I’m feeling good about the eBay project. We had a few sales and the store has been up for about a month. This is more than we ever would sell on the old store, which was also costing us a lot more to run per month. eBay is much faster – with the combined help of Lindsay writing the descriptions, we’re getting the new Turkish jewelry put up.
PDail is talking about running a special to get people who live outside of Raleigh ordering products…It’s probably going to involve the store customers having an incentive to contact their friends/relatives and encourage them to get on our store!
If you still haven’t seen the site, check it out here: http://stores.ebay.com/Beleza-jewelry-and-accessories
This posting is about fair trade and doesn’t discuss the internship.
If you’ve been following all year, you are aware that I am writing a senior thesis on the combined power of fair trade and microcredit loans. I submitted a draft a few weeks ago, got some feedback, and handed in a second draft. My professor had a fantastic idea for my paper…instead of just telling the reader what I believe through the research, I’m going to show them. And now, I will show you…
The Uru women make much of the food they eat out of the same reed used for building their islands, houses and boats.
The Uru People (Los Uros in Spanish) live in Lake Titicaca, which is bordered by Peru and Bolivia. They are a pre-Incan people who speak three languages, including Spanish. I was reading the life history of Cristina, an Uru woman who does fair trade. It was all in Spanish. Understanding nearly all of what I was reading, I became confused when Cristina narrated how she would go to school as a child. I thought it said that she would float on a plant from her island to the school every day. Confused but intrigued, I asked my Chilean roommate to translate. Turns out the Uru make their own boats out of reeds…but it gets better. They also make their own islands out of the same reeds. They make the islands they live on!!! It’s fascinating, and I suggest you skim the wikipedia article for a basic introduction: Uru people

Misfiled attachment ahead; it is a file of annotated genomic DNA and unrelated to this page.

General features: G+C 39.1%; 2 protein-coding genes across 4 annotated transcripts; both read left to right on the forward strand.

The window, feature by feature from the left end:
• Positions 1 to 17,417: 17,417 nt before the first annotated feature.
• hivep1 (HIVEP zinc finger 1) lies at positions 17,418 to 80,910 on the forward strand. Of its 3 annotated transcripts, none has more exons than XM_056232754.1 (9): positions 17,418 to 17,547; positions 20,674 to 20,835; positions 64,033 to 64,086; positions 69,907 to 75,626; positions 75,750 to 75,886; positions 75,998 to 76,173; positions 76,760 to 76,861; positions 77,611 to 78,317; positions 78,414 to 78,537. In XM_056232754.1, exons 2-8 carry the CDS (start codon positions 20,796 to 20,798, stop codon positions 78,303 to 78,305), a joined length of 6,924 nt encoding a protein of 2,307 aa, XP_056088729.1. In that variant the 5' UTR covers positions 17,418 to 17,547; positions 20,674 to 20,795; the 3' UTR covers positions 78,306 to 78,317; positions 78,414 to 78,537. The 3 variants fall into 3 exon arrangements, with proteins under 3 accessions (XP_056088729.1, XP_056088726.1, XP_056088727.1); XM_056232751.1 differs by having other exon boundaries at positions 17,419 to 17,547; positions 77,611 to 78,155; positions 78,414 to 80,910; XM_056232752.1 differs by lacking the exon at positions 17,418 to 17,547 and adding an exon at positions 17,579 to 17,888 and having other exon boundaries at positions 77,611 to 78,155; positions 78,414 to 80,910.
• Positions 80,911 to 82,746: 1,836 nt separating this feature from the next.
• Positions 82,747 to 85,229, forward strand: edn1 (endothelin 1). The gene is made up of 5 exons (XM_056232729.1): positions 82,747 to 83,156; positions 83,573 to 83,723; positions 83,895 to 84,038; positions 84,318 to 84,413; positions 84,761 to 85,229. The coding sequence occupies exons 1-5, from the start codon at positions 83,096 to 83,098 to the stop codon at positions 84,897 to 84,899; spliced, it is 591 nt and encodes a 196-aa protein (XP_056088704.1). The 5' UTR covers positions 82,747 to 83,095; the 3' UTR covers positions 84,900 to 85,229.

In all, there are 40 islands like this. There are about 1200 Uru left.
Cristina tells us how she got started in producing handicrafts as a child. At 15, she encouraged the other Uru women to make their own group to help sell the products. Eventually, it evolved into CIAP: The Inter-regional Center for Peruvian Artisans which is a fair trade organization. Cristina’s story should help the readers of my paper understand why fair trade is so important. In fact, her story will count as ethnographic data, which is just as important as the inclusion of numerical data in a paper like this.
If you speak Spanish, read Cristina’s narrative here: it is fascinating. Autobiografía de Cristina Suaña.
Hi everyone! If you have landed here from either the Poole College of Management or the NCSU Bulletin, thanks for taking time to read about our project! The interns are not in the “office” this week (aka the library); we are all going on break.
If this is the first time you have heard about our project, check out the rest of the blog!
Here are links to find out more: Beleza Beleza on eBay
Interested in fair trade? Contact me at firstname.lastname@example.org
Also…some very good friends of mine from the Caldwell Fellows program are headed to Atencingo, México for spring break. Check out Saul Flores’s story here: The Walk of the Immigrants
Some more publicity heads our way. I’m super busy with a paper right now and we’re taking a break for Spring Break, but check out the article:
New World Order
Today’s the official day! Check out our fair trade store on eBay!
Beleza on eBay
Our team is working on putting the store on ebay still. Today, Christian and I tried to put more lambas up, but for some reason ebay wouldn’t accept atll 27 of them so we’ll have to continue that later. Lindsay and I put up the alpaca and brass semiprecious bracelets and rings from our fair trade store as well as the pashmina scarves. We also had David Hunt from News Services, who is a public communication specialist, visit us today and take pictures for an article that will be posted in the ncsu.edu website about our fair trade store, Beleza.
We made it to the Technician, NC State’s Student Newspaper! Check out the story:
Local Shop Founded on Fair Trade Philosophy
This just in!!! Beleza specials on Saturday:
10-2 PM: E V E R Y T H I N G in the store 20%-50% off!
2-4 PM: Lucky prize! Draw a prize from a jar – discounts for 20% off, 50% off and FREE products!